The father of the child, Anthony Weah, initially said police were respectful when they brought his son home, according to reports, but once Weah saw the video, he told Syracuse.com that he planned to file a complaint over the incident. Because the child was not formally arrested or charged, Bloom said the legal grounds for doing so were uncertain. “He’s got some hurdles to overcome. Because his child was not arrested, the cause of action for false arrest is not there,” Bloom said.
Both Bloom and Klein, without knowing what happened prior to the interaction captured on video, noted a better solution would have been to speak to the boy, explain what he did wrong, and possibly call his father to the scene.
“They could have spoken to him. They could have called the parents. They could have worked something out given his size, his obviously very young age, how sad he was,” Klein said.
Former NYPD Detective Sergeant and Department of Correction Assistant Commissioner Keith Taylor, who now works as an adjunct assistant professor at John Jay College of Criminal Justice, was hesitant to criticize police for detaining the child, in part, because police reportedly said the alleged theft was part of a pattern. However, Taylor said the officers’ interactions with the bystanders appear to be a clearer breach of protocol.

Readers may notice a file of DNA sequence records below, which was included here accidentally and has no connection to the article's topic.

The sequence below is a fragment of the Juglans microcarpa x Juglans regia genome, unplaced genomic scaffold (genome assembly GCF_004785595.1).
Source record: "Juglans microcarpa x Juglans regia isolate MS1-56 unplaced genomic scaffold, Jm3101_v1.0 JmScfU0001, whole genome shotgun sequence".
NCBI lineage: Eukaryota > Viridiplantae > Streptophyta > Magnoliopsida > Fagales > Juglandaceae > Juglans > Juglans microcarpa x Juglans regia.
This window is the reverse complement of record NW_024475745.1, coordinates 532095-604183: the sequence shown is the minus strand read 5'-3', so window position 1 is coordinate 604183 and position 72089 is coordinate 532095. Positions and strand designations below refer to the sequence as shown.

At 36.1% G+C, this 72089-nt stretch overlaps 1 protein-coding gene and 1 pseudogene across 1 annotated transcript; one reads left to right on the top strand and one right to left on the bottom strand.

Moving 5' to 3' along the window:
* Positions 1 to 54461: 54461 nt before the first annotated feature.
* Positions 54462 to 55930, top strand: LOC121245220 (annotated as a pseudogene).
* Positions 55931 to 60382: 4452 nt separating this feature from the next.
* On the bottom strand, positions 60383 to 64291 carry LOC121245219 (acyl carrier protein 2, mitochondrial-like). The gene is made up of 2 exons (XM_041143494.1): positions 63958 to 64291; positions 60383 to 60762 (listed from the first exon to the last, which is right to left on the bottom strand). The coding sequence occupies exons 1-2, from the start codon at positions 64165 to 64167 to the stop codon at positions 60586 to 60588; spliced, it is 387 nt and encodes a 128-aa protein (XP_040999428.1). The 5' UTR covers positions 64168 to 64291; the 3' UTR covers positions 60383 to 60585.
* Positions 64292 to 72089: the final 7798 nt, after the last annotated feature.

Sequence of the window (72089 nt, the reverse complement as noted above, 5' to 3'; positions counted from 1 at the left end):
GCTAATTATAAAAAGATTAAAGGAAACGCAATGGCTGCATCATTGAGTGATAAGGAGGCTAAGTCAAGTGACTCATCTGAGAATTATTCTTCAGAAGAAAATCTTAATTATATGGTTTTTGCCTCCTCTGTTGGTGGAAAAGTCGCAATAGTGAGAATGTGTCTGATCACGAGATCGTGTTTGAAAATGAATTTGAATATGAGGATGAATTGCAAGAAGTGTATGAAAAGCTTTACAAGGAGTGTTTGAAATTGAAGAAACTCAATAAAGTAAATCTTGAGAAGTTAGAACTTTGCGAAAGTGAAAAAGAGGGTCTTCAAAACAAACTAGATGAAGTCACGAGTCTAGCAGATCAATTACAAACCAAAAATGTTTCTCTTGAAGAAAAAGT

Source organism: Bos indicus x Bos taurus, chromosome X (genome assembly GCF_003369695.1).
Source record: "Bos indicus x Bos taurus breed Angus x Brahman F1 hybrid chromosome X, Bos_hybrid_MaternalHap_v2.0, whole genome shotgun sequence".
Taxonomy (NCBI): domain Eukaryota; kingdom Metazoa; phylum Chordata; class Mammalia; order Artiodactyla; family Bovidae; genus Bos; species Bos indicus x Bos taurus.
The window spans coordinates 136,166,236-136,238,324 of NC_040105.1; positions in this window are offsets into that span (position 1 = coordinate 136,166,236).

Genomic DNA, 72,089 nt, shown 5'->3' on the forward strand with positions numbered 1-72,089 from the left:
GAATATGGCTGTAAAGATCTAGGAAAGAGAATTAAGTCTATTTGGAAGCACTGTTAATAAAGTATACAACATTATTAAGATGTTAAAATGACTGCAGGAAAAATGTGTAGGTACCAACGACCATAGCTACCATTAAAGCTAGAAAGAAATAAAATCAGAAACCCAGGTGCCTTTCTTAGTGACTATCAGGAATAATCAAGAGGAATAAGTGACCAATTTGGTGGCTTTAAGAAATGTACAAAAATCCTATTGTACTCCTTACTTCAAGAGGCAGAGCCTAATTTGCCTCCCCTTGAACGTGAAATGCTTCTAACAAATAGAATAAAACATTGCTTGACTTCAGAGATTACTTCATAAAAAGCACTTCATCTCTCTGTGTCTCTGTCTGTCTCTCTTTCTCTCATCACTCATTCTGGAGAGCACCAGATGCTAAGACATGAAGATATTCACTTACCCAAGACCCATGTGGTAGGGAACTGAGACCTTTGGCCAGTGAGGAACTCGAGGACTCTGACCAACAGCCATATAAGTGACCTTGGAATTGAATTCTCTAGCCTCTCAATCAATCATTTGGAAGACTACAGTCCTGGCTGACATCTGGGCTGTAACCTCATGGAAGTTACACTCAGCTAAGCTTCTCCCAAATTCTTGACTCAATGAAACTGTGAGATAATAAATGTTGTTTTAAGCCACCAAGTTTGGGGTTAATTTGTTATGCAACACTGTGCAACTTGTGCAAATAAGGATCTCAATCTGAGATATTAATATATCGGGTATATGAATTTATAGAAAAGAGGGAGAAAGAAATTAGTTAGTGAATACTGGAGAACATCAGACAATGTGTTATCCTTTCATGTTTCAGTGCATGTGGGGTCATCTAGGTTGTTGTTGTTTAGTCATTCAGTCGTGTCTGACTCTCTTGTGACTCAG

“We don't have the full story, but from what we can see, it looks like the officers were irate, and they were responding out of that emotional response. Antagonistic, I think, both parties were to each other,” Taylor said. “One of the things that I think is always important is for officers, when they're dealing with the general public, is to have their best face showing, to have the proper courtesy, professionalism, respect . . . and not not act in a way that can be perceived as not best representing the agency they’re working for.”
Taylor added that typical protocol when conducting an arrest of a person who falls into a special category, such as a child, pregnant or elderly person, would be to wait for a supervisor to come to the scene. According to the NYPD Patrol Guide, arresting officers “must call the Juvenile Desk prior to beginning the arrest process to ensure that any intelligence regarding the juvenile is obtained before the decision whether to release the juvenile to a parent/guardian or adult relative is made.”
The Syracuse Police Department did not respond to questions from City & State about the incident. In a statement released Tuesday, the department said officers’ body-worn cameras were under review. “There is some misinformation involving this case. The juvenile suspected of larceny was not placed in handcuffs. He was placed in the rear of a patrol unit where he was directly brought home. Officers met with the child’s father and no charges were filed,” the statement said.
Klein, however, said the video evidence shows the child was clearly not free to leave. “This is a problem, a disconnect with police departments that I see every day for the last two and a half decades of doing this,” he said. “As soon as the police touch you and take you, and you're not clear to leave, that is an imprisonment or a seizure under the Fourth Amendment, and so they did detain him, they did imprison him.”